This report is the first systematic description of the Pregnancy Assistance Fund (PAF) grant program’s efforts to support expectant and parenting youth. It examines early grant implementation among the 17 states and Indian tribes awarded PAF grants in 2013. The study team gathered and analyzed data from two sources: (1) a standardized review of grant applications, and (2) telephone interviews with administrators representing the 17 grantees. Drawing upon systematic analysis of both data sources, this report describes how grantees developed their strategic approaches and the contextual factors that influenced their decisions. It examines how grantees’ design choices address the wide-ranging needs of expectant and parenting youth and how grantees’ administrative structures support program implementation. It also provides a set of profiles summarizing each grantee’s specific program approach. (Author abstract)

     

  • Individual Author: Pakulak, Eric; Bell, Theodore A.; Giuliano, Ryan; Gomsrud, Melissa; Karns, Christina; Klein, Scott; Longoria, Zayra; O'Neill, Lauren; Neville, Helen
    Reference Type: Conference Paper
    Year: 2015

    ...Guided by evidence of the neuroplasticity of systems supporting stress regulation, selective attention, and self-regulation, as well as by evidence from successful parenting programs (e.g., Reid et al., 1999), we developed a two-generation intervention that targets attention and self-regulation in preschool children by engaging the broader context of parents and the home environment. The child component of the curriculum is delivered in the classroom, and the parent component is offered in eight weekly two-hour meetings midway through the school year. Child and parent training programs are integrated via an overarching emphasis on child attention, self-regulation, and emotional regulation and via explicit links in the parent program to child learning activities. We have shown that, relative to two comparison groups, parents in the program demonstrate reduced parenting stress, and children in the program display significant improvements in cognition, parent-reported child behaviors, and brain functions supporting selective attention (Neville et al., 2013).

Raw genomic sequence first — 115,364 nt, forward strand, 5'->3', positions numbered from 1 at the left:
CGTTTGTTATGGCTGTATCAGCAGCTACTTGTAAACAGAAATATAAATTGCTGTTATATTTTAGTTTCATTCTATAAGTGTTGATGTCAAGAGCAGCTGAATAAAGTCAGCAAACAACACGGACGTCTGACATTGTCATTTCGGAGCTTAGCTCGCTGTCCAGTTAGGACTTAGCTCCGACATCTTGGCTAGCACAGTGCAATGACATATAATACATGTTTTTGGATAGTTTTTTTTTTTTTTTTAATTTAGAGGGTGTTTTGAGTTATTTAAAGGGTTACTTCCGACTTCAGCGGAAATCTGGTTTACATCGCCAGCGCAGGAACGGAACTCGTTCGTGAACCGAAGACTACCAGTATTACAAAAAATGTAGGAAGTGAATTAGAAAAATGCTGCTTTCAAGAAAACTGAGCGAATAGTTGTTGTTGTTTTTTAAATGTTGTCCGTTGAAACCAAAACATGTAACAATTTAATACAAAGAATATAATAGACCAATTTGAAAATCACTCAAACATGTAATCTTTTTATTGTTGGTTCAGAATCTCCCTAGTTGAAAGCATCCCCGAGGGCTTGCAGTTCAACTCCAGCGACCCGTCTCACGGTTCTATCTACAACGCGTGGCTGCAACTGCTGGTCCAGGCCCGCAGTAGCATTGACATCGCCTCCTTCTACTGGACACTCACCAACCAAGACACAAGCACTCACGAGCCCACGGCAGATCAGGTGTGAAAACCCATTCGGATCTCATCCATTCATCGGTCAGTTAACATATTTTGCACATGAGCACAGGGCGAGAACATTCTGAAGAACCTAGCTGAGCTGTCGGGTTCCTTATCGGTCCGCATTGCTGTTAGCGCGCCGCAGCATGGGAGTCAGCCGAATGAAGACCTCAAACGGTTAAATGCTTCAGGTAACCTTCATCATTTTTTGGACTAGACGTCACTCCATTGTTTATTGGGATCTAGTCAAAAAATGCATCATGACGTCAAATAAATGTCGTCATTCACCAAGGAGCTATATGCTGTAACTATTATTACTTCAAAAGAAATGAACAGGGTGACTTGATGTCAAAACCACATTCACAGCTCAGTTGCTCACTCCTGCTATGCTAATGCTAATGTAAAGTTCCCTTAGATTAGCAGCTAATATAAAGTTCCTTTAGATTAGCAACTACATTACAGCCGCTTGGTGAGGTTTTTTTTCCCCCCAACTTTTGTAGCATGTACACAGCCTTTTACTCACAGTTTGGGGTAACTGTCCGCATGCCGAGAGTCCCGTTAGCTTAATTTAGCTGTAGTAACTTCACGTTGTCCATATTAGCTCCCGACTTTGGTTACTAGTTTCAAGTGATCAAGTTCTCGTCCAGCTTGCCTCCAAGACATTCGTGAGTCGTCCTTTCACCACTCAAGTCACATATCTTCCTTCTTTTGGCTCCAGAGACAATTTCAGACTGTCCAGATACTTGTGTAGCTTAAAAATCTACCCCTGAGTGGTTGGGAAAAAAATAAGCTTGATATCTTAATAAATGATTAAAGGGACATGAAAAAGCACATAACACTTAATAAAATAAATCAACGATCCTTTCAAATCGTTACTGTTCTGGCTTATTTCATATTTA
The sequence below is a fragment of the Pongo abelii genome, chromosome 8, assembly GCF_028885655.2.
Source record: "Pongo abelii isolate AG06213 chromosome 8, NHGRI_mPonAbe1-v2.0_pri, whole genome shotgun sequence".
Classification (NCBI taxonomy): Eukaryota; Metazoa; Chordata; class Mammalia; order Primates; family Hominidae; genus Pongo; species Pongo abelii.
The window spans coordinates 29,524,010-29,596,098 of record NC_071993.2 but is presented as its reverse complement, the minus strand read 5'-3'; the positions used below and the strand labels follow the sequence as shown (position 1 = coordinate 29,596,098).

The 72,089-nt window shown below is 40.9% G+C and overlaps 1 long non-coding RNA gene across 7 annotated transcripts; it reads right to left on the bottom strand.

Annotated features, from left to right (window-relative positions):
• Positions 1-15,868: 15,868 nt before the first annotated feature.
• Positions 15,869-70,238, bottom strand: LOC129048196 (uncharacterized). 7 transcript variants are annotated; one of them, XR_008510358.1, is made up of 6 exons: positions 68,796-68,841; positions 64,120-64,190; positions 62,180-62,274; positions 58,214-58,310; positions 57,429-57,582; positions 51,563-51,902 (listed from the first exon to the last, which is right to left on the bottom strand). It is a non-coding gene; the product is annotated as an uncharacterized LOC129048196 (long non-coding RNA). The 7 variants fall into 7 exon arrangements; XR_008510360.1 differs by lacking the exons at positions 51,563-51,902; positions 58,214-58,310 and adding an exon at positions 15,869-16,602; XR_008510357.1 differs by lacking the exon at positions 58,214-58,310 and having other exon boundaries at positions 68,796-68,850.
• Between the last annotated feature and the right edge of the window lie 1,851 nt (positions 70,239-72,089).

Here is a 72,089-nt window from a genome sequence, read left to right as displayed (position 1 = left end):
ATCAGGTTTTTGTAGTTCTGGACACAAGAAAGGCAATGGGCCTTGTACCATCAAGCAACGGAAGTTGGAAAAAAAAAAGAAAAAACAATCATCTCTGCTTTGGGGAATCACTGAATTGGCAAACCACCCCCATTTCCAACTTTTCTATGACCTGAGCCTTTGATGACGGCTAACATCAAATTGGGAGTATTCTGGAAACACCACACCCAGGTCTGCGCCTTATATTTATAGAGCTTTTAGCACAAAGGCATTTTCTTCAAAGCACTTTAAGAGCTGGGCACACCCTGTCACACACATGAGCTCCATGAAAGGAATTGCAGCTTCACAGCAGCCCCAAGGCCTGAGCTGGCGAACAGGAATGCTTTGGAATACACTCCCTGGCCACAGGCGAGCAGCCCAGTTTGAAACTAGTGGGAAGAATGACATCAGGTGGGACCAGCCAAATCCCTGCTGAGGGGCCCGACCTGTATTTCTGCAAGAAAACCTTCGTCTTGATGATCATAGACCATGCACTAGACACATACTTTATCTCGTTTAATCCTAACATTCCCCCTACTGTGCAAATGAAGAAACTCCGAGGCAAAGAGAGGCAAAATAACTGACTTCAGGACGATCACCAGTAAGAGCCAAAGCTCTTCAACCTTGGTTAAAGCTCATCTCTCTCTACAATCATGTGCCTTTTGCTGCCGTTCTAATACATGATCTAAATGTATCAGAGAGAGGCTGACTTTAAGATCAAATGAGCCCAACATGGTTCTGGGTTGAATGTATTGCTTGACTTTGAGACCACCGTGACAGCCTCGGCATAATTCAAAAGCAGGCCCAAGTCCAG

Our current...

    ...Guided by evidence of the neuroplasticity of systems supporting stress regulation, selective attention, and self-regulation, as well as by evidence from successful parenting programs (e.g., Reid et al., 1999), we developed a two-generation intervention that targets attention and self-regulation in preschool children by engaging the broader context of parents and the home environment. The child component of the curriculum is delivered in the classroom, and the parent component is offered in eight weekly two-hour meetings midway through the school year. Child and parent training programs are integrated via an overarching emphasis on child attention, self-regulation, and emotional regulation and via explicit links in the parent program to child learning activities. We have shown that, relative to two comparison groups, parents in the program demonstrate reduced parenting stress, and children in the program display significant improvements in cognition, parent-reported child behaviors, and brain functions supporting selective attention (Neville et al., 2013).

    Our current project builds on a ten-year program-research partnership with Head Start of Lane County, Oregon. As part of the study, children in 20 classrooms across seven sites are randomly assigned to receive either the two-generation intervention, Creating Connections (CC), or Head Start-as-usual, enabling us to test the hypothesis that children and parents receiving CC will show improvements in in stress physiology, brain functions for attention, and self-regulation. This paper describes preliminary findings based on the first cohort of CC participants (N = 48). We measure stress physiology and brain function for attention and self-regulation in both children and parents before and after implementation of the parent component, in addition to longer-term measures of broader outcomes. Because stress and self-regulation are related to multiple outcomes, we hypothesize that short-term changes in these systems will lead to broader, longer-term improvements in family well-being (e.g., Shonkoff, 2012). Results supporting this hypothesis would provide evidence that investments in two-generation interventions that target self-regulation in children and parents from lower SES backgrounds may produce benefits that extend beyond improvements in school readiness. (author abstract)